Discussions against the uniqueness of culture point at the risks of marinating cultural heritage. As discussed. Factors such as looting, ownership claims and conflicts have destroyed the essence of cultural attractions. As a result, tourists no longer feel the push to travel in different places for a unique experience. Contemporary issues like insecurity also influence the movement of people across destinations. National advisory against international travel in certain regions of the world redefines the tourism trend. This leaves people as the intangible tourist attraction across the globe (Lenzerini, 2011).

The changes in the global system also indicates the emergence of collective heritage, which encourages popular culture and events. Common events shaped by new social norms motivate people as individuals and groups. Modern tourists identify with common preferences such as hot spots or environmental attractions. Divers will visit beautiful ocean and sea locations for sports and businesspersons look for opportunities to visit China in order to learn from then production strategies. This negates the idea of individualism in the analysis of cultural heritage and it redefines future trends in cultural tourism (Hamamura, 2012).

Conclusion

In conclusion, Cultural heritage is diverse but it has aspects of collectivism. In support of Hofstede’s approach, elements of cultural heritage such as language and artifacts still bring out differences. Adopting a common global language continues to face challenges because of this differences. The movement of people from one region to another does not erode this heritage as much as conflict and looting does. It is evident that globalization effects also affect the trend in globalization. Among its major effects is technology, which shapes the perception of tourists. Digital technology and multimedia applications influence people’s acceptance of global culture. People adopt common ideas that they can identify with. An example is the commemoration of events and celebrations. This affects the choice of travel location. However, diversities in geographical locations and people’s beliefs and values still define tourist attractions.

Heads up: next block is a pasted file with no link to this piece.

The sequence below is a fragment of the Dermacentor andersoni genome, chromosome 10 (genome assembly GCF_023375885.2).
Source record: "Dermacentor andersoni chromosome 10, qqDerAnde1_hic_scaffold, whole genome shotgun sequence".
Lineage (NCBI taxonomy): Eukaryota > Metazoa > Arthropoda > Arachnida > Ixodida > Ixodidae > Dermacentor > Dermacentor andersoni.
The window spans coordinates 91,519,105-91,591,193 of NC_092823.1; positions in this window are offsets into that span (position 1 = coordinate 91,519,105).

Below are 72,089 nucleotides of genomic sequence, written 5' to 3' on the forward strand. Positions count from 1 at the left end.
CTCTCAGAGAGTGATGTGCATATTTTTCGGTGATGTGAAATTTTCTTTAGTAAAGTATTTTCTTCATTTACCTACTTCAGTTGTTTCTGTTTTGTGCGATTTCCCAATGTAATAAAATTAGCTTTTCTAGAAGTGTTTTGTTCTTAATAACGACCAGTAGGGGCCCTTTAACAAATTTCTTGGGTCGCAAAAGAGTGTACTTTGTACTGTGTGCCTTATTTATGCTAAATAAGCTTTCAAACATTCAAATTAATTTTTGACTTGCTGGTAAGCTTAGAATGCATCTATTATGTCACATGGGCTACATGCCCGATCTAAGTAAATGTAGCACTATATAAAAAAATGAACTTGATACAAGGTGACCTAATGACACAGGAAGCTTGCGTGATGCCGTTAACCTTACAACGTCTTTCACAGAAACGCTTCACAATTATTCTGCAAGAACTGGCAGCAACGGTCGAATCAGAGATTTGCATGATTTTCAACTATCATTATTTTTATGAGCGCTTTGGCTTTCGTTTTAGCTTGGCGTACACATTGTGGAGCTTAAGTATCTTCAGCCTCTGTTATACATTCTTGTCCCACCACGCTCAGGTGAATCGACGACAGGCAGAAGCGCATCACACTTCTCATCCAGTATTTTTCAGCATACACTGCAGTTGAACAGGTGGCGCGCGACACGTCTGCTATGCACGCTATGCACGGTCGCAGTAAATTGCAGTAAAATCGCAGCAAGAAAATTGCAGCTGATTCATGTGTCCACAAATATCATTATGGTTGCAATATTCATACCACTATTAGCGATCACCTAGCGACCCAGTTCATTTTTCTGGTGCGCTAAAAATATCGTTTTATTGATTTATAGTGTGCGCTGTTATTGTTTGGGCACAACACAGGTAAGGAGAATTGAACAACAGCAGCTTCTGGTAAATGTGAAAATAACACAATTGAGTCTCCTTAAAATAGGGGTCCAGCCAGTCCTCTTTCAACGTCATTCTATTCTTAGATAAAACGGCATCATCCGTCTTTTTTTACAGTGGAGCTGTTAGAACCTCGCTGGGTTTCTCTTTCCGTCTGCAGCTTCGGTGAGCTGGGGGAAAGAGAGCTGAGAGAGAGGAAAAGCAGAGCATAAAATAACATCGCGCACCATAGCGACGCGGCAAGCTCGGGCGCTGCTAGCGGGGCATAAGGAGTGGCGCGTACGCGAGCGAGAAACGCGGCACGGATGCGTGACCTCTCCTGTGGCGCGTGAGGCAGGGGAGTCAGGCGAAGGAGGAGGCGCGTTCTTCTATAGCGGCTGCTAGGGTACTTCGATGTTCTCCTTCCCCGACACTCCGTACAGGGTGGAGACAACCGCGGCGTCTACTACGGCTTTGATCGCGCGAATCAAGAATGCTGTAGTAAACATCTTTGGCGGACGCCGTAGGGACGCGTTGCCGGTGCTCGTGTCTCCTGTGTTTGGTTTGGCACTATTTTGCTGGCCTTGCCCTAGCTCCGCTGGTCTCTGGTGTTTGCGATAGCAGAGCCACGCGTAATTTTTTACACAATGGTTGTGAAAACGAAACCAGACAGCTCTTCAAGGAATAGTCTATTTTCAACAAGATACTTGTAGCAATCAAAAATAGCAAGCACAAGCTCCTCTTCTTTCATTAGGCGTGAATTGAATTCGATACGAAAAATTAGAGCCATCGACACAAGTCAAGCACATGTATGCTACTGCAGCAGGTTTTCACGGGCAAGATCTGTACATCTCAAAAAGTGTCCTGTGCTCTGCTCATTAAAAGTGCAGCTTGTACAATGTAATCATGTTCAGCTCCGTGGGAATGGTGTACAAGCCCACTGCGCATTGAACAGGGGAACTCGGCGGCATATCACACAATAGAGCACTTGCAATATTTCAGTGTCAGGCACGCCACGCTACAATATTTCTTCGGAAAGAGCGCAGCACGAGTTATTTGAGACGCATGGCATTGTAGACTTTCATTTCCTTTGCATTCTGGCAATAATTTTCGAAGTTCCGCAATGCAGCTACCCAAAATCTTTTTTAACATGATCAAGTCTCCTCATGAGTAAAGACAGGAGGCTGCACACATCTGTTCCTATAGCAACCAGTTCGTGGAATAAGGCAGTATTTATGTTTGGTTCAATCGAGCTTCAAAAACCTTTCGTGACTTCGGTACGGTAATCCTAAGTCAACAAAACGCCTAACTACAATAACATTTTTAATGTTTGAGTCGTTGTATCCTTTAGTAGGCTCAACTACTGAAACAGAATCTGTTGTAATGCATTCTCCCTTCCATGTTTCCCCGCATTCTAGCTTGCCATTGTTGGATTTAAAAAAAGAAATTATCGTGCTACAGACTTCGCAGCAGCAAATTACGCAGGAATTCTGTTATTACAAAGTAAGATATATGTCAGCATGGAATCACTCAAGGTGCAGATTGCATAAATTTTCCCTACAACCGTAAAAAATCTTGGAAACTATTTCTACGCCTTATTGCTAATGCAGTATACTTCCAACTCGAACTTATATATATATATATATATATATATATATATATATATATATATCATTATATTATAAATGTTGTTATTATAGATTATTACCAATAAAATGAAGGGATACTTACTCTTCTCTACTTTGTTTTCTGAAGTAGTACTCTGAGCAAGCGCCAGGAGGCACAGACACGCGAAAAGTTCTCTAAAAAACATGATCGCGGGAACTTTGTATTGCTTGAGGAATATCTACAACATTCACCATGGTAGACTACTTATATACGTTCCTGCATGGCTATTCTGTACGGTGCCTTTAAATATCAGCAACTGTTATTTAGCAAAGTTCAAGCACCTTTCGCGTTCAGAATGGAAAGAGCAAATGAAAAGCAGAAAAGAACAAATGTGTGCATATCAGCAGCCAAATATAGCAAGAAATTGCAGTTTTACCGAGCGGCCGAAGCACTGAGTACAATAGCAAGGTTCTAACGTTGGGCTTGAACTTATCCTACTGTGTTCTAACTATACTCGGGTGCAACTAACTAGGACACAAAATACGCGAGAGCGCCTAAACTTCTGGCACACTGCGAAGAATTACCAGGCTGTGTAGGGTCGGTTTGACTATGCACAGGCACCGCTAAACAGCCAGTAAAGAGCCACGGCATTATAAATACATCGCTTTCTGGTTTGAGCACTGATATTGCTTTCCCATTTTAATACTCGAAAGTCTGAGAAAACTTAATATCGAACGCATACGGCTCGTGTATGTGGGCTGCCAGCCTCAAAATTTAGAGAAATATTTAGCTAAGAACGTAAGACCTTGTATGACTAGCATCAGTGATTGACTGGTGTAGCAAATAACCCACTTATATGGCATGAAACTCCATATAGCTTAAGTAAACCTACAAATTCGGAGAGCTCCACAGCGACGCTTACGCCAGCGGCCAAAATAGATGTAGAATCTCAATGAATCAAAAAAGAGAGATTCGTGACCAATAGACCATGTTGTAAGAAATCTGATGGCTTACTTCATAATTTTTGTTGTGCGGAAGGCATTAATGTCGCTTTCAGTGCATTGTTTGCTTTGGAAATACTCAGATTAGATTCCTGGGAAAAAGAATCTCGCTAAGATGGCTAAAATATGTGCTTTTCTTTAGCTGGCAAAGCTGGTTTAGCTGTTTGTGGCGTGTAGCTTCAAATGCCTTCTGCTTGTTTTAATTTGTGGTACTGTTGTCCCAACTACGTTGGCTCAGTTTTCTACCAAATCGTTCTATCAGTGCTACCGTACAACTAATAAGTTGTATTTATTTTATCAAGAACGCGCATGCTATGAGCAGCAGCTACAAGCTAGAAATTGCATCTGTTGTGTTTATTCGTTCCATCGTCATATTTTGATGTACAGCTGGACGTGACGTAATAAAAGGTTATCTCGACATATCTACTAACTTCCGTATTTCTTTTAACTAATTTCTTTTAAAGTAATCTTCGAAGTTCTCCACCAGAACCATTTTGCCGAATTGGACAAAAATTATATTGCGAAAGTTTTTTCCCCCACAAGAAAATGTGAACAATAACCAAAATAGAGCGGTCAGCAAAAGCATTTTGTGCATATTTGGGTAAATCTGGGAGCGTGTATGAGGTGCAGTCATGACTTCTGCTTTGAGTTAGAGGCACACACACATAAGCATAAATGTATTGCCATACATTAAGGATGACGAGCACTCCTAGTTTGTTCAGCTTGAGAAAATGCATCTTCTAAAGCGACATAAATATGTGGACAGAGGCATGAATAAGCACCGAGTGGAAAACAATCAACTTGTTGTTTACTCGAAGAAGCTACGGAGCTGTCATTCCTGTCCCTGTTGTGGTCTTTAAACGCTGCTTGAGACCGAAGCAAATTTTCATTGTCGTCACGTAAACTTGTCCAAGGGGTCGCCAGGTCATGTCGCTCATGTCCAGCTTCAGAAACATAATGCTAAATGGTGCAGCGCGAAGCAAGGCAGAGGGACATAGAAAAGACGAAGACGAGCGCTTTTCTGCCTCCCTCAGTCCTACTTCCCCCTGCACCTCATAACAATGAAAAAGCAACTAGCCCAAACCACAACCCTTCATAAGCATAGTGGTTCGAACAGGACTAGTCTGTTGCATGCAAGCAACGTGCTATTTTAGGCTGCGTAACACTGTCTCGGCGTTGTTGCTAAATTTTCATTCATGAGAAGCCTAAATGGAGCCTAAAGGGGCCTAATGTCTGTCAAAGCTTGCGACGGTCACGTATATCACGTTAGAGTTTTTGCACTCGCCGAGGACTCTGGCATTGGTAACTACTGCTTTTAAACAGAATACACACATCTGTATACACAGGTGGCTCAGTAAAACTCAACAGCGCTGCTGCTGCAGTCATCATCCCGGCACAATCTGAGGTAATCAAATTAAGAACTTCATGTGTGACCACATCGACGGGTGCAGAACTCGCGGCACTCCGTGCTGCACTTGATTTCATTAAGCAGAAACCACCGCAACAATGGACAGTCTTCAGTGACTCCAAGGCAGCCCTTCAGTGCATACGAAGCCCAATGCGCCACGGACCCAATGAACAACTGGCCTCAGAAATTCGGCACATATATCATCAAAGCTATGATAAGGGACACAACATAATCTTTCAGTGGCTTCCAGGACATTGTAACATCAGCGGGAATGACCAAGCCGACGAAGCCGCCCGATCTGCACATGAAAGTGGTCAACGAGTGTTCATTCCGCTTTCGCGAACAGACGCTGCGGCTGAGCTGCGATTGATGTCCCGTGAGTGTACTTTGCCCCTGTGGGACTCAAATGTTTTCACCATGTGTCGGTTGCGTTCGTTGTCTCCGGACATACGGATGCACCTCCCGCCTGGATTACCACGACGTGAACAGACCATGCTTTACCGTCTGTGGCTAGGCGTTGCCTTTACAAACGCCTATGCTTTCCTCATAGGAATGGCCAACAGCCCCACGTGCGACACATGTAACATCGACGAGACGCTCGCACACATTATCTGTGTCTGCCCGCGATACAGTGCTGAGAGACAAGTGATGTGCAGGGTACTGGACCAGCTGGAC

References

Alcock, S. E. et al., 2015. Looting and Vandalism around a world heritage site. Documenting modern damage to archeological heritage in Petras hinterland. Journal of Field Archeology, 40(2), pp. 221-235.